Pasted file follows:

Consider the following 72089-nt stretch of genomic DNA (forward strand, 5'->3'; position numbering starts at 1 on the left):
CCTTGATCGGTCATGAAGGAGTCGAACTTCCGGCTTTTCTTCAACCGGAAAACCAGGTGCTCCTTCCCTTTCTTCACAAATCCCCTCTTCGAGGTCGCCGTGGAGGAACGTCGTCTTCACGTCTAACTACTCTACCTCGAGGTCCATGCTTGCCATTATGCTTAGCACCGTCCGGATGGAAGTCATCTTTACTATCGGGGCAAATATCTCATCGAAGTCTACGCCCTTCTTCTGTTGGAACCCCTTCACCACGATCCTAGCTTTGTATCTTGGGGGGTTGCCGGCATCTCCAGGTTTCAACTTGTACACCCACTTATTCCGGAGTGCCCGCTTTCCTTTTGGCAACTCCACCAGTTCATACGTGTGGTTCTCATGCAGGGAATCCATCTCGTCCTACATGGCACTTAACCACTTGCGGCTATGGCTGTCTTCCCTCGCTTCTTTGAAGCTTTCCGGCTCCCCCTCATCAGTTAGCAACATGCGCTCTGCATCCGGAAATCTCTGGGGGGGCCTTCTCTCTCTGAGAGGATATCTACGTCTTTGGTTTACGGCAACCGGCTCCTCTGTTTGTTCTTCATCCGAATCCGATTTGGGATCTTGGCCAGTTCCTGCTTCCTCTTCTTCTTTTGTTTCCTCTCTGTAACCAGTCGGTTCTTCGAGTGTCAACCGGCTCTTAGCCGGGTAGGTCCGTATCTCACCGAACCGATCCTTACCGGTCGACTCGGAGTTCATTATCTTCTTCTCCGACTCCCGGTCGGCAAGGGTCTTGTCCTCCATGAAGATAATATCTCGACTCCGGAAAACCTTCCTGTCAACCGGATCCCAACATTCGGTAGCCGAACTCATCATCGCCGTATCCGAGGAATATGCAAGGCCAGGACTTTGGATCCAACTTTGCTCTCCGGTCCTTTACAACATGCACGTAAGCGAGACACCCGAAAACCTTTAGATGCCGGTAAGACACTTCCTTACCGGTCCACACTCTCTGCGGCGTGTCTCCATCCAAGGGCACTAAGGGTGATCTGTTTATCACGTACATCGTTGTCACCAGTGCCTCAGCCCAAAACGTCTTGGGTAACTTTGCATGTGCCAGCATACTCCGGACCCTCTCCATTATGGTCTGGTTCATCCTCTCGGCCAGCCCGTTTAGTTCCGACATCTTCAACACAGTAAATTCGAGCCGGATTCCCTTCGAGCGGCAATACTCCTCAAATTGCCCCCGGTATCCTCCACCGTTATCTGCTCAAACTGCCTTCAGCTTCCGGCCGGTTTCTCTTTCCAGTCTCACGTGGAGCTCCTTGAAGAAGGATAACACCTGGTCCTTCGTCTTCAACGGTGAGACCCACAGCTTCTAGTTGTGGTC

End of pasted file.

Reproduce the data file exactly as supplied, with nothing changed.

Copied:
Consider the following 72089-nt stretch of genomic DNA (forward strand, 5'->3'; position numbering starts at 1 on the left):
CCTTGATCGGTCATGAAGGAGTCGAACTTCCGGCTTTTCTTCAACCGGAAAACCAGGTGCTCCTTCCCTTTCTTCACAAATCCCCTCTTCGAGGTCGCCGTGGAGGAACGTCGTCTTCACGTCTAACTACTCTACCTCGAGGTCCATGCTTGCCATTATGCTTAGCACCGTCCGGATGGAAGTCATCTTTACTATCGGGGCAAATATCTCATCGAAGTCTACGCCCTTCTTCTGTTGGAACCCCTTCACCACGATCCTAGCTTTGTATCTTGGGGGGTTGCCGGCATCTCCAGGTTTCAACTTGTACACCCACTTATTCCGGAGTGCCCGCTTTCCTTTTGGCAACTCCACCAGTTCATACGTGTGGTTCTCATGCAGGGAATCCATCTCGTCCTACATGGCACTTAACCACTTGCGGCTATGGCTGTCTTCCCTCGCTTCTTTGAAGCTTTCCGGCTCCCCCTCATCAGTTAGCAACATGCGCTCTGCATCCGGAAATCTCTGGGGGGGCCTTCTCTCTCTGAGAGGATATCTACGTCTTTGGTTTACGGCAACCGGCTCCTCTGTTTGTTCTTCATCCGAATCCGATTTGGGATCTTGGCCAGTTCCTGCTTCCTCTTCTTCTTTTGTTTCCTCTCTGTAACCAGTCGGTTCTTCGAGTGTCAACCGGCTCTTAGCCGGGTAGGTCCGTATCTCACCGAACCGATCCTTACCGGTCGACTCGGAGTTCATTATCTTCTTCTCCGACTCCCGGTCGGCAAGGGTCTTGTCCTCCATGAAGATAATATCTCGACTCCGGAAAACCTTCCTGTCAACCGGATCCCAACATTCGGTAGCCGAACTCATCATCGCCGTATCCGAGGAATATGCAAGGCCAGGACTTTGGATCCAACTTTGCTCTCCGGTCCTTTACAACATGCACGTAAGCGAGACACCCGAAAACCTTTAGATGCCGGTAAGACACTTCCTTACCGGTCCACACTCTCTGCGGCGTGTCTCCATCCAAGGGCACTAAGGGTGATCTGTTTATCACGTACATCGTTGTCACCAGTGCCTCAGCCCAAAACGTCTTGGGTAACTTTGCATGTGCCAGCATACTCCGGACCCTCTCCATTATGGTCTGGTTCATCCTCTCGGCCAGCCCGTTTAGTTCCGACATCTTCAACACAGTAAATTCGAGCCGGATTCCCTTCGAGCGGCAATACTCCTCAAATTGCCCCCGGTATCCTCCACCGTTATCTGCTCAAACTGCCTTCAGCTTCCGGCCGGTTTCTCTTTCCAGTCTCACGTGGAGCTCCTTGAAGAAGGATAACACCTGGTCCTTCGTCTTCAACGGTGAGACCCACAGCTTCTAGTTGTGGTC